When the urge to bake strikes, I sometimes know exactly what I’m going to bake. But most of the time I have absolutely no idea. On numerous occasions I just bake with the ingredients I have on hand (since I dislike leaving the house to go to buy groceries once I’m settled in for the evening). Luckily, I keep a fairly well stocked baking pantry. I always have the basics like flour, sugar, eggs and butter and I try to keep a decent supply of "flavorings" like chocolate, nuts, fruits, extracts, spices and citrus. So when I have no clear idea, I just take a look in the kitchen cabinets and see what inspires me.
A recent baking session was inspired by a jar of apricot jam. I remembered a peculiar recipe for shortbread that I saw in one of my many cookbooks. The recipe itself was not the peculiar thing. It was the method that was different. After mixing the shortbread dough, the dough is frozen, and then grated into a baking pan. I was so fascinated by this method that I had made a note on my "mental to do recipe list". Now, you may ask, what does this have to do with apricot jam or my pantry? Well, the recipe was for a jam shortbread bar. And the required ingredients, aside from the jam, are just the baking pantry basics: flour, sugar, eggs and butter.
According to the instructions, grating the dough solves the problem of "sticky hands" typically associated with making shortbread dough and gives the finished shortbread a lighter texture. Generally speaking, I've never found sticky shortbread dough to be a big problem (maybe a tiny problem), but I understand that stickiness can lead to overworking which can lead to toughness.
So the results? The thin layer of apricot jam was just enough to cut some of the buttery richness of the shortbread base. And the crispier shortbread topping added some nice texture. Each layer was distinct in its own way, but the whole was much more than the sum of its parts.
Apricot Jam Shortbread Bars
(from Baking with Julia)
4 cups all-purpose flour
2 cup granulated sugar
2 tsp baking powder
¼ tsp salt
1 pound (4 sticks) unsalted butter, softened
4 egg yolks
1 cup apricot jam
Sift together the flour, sugar, baking powder and salt. Set aside dry ingredients.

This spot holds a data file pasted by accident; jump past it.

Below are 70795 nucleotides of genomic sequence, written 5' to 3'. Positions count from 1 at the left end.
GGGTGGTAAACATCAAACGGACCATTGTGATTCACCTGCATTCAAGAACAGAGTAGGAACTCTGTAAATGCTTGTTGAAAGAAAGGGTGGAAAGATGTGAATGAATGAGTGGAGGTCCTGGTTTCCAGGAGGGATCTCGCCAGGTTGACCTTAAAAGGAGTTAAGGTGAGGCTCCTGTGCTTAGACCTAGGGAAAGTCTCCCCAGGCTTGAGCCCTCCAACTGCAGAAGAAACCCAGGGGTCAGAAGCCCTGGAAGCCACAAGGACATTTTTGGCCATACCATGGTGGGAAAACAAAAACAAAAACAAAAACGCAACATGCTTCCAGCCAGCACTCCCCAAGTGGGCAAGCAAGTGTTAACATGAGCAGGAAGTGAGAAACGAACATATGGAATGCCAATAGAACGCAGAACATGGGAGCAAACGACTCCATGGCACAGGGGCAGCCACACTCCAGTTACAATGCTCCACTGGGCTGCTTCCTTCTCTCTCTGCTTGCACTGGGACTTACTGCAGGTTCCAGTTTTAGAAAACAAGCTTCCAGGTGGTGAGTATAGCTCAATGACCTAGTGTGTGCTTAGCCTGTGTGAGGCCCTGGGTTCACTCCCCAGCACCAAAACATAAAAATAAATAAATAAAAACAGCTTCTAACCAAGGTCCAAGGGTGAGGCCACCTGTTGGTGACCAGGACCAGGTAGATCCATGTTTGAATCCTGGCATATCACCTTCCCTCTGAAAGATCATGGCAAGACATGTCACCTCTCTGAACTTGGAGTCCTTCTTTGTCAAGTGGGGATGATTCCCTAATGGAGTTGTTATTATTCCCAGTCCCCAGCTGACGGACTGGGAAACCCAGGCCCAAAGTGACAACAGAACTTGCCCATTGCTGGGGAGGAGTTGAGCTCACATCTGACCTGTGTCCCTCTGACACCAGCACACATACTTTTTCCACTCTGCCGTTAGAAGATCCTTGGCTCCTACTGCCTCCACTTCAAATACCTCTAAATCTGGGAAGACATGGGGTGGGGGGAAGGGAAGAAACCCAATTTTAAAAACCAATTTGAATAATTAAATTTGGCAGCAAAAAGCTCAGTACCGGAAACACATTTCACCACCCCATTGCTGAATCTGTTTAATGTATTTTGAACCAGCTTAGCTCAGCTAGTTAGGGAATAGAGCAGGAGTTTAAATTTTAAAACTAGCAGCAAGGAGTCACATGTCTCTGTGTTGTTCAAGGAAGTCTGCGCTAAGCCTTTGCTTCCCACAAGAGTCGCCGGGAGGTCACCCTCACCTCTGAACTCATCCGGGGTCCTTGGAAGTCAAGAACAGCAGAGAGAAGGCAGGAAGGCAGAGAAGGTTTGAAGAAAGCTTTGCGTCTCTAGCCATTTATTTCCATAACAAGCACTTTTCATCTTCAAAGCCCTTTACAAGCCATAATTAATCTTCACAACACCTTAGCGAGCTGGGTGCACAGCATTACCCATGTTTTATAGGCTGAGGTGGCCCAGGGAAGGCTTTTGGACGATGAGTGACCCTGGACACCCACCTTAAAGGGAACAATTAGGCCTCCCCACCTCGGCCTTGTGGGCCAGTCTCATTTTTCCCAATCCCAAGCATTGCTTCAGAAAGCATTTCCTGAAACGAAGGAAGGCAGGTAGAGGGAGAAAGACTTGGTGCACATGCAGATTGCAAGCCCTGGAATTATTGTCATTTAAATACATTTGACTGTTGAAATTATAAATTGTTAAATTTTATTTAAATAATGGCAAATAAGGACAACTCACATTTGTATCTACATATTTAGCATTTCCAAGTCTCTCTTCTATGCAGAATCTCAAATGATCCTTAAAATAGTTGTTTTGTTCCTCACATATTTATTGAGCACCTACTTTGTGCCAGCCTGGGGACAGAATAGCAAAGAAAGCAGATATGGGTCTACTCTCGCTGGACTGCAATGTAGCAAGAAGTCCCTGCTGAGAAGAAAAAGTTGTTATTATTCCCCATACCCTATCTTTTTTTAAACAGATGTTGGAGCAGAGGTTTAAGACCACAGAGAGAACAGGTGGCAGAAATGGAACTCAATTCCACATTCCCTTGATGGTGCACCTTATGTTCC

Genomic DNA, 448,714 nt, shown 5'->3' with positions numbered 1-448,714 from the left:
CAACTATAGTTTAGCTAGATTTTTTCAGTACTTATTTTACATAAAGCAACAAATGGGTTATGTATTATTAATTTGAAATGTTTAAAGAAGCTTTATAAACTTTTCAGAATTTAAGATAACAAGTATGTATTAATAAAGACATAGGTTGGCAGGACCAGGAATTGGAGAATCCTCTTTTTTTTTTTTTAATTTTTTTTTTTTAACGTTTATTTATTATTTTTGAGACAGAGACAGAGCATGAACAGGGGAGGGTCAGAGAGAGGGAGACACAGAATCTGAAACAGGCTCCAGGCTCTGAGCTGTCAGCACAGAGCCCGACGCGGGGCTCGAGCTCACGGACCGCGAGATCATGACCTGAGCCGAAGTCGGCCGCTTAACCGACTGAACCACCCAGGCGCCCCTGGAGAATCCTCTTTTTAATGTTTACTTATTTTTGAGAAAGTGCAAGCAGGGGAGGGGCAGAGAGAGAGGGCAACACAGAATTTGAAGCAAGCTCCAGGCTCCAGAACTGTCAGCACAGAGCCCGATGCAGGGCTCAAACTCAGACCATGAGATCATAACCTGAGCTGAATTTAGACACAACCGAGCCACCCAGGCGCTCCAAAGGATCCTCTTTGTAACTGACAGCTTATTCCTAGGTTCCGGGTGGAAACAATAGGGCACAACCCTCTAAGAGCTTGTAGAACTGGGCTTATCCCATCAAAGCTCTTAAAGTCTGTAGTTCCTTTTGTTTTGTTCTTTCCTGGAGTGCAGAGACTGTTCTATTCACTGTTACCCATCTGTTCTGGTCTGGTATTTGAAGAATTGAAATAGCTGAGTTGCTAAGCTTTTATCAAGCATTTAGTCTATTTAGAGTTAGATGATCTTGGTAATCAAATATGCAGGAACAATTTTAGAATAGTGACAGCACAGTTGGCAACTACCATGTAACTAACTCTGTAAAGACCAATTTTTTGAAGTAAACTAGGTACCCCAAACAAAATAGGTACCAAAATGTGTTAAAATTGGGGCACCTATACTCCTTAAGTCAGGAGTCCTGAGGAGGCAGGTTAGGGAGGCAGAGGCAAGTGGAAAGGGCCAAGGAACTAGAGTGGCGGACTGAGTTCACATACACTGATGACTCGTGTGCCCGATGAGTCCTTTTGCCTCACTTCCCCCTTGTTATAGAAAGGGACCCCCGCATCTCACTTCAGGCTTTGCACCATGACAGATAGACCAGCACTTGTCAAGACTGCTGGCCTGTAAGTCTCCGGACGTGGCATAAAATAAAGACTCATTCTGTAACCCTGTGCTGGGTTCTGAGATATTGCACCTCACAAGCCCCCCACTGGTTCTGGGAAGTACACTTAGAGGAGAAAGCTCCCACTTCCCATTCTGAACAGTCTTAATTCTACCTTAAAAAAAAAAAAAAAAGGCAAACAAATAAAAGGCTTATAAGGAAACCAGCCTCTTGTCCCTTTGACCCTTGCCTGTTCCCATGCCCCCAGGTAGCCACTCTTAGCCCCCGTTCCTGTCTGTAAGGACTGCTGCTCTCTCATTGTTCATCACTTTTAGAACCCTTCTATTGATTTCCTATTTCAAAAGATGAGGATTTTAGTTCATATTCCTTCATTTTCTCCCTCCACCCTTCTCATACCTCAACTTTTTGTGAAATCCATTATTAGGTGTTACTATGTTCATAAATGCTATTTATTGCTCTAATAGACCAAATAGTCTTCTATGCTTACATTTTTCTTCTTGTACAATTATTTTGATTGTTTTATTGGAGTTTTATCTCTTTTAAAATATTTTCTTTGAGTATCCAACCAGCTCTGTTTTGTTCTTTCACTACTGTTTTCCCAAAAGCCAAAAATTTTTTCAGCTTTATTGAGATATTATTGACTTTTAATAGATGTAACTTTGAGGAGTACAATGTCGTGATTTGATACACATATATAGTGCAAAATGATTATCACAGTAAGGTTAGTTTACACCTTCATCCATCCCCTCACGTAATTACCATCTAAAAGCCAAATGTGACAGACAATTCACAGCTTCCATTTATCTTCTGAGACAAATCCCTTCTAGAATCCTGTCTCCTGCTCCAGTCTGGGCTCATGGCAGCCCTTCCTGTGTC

In the bowl of a stand mixer, cream the butter and egg yolks until fluffy. Add the dry ingredients and mix until the dry ingredients are just incorporated.
Scrape the dough out onto a lightly floured surface and quickly form two balls (one just slightly larger than the other). Wrap in plastic and freeze for at least 1 hour (or as long as 1 month).
Preheat oven to 350F. Butter and flour a 9 x 13 inch baking pan.
Take the larger ball of frozen dough and coarsely grate (by hand or using grating disk of food processor) into the bottom of prepared pan. Spread out the shreds of dough evenly in the pan.
Spread the apricot jam evenly over the base layer of dough. Take the remaining ball of frozen dough and coarsely grate over the jam layer.
Bake until golden brown, approximately 35-45 minutes. Cool completely before cutting. Sprinkle the tops with powdered sugar if you like.
I found a recipe for almond cookies that called for orange marmalade to be mixed into the cookie batter. Because of the addition of marmalade and my affection for amaretti, I put this recipe on my aforementioned "mental to do list". The inclusion of orange marmalade may seem unusual, but makes sense because the slightly bitter edge of the mostly sweet orange marmalade matches very nicely with the natural bitterness of almonds.
But I decided to use apricot jam instead of marmalade because I had that open jar of jam and since apricots and almonds have a natural affinity. Almonds and other nuts were once considered luxury items and, therefore, quite expensive. Some people would take the pits of stone fruits (such as apricots), crack the hull and pick out the "kernel" inside the pit. These apricot kernels have a flavor similar to almonds. They were more widely available and an alternative to the more expensive almonds. As almonds became more widely available, the use of these kernels diminished. Although, due to tradition, custom, or pure economics, some liquors, jams and other recipes are still made using these kernels.
The apricot jam added a somewhat unidentifiable but pleasant fruitiness to the almond cookie without overwhelming the almond flavor. The addition of the jam made the cookie soft and chewy which most tasters enjoyed.
(about 36 cookies)
9 ounces ground unblanched almonds
3/4 cup granulated sugar
1 tsp baking powder
2 egg whites
1 tsp almond extract
1/3 cup apricot jam
Mix together ground almonds, sugar and baking powder in a large bowl. Add egg whites, almond extract and apricot jam. Stir until well combined. Chill dough for 1 hour.
Preheat oven to 350F.
Form ¾-inch balls of dough and space them 1-inch apart on parchment lined cookie sheets.
Bake for 15 to 20 minutes until cookies are slightly firm and light golden brown. Cool for 5 minutes before removing cookies to a cooling rack.
I don’t really have a proper pantry (baking or otherwise) in my small kitchen. What I call my "pantry" is actually various cabinets throughout my kitchen (and the refrigerator too). But luckily, most of my baking ingredients are located in one area of my kitchen. Just to satisfy my own curiosity, I took a quick inventory of the items currently in my baking arsenal. Here are just a few of the highlights:
10 pounds unsalted butter
2 dozen eggs
14 pounds all-purpose flour
11 pounds sugar (granulated, brown, powdered, pearl, demerara)
12.5 pounds chocolate (72%, 60%, 54%, bitter, semi, milk, white)
6 pounds dried fruit (apricots, cherries, plums, cranberries)
9 pounds nuts (almonds, peanuts, walnuts, pecans, cashews, hazelnuts)
4 pounds Crisco vegetable shortening
20 ounces vanilla extract
53 ounces Nutella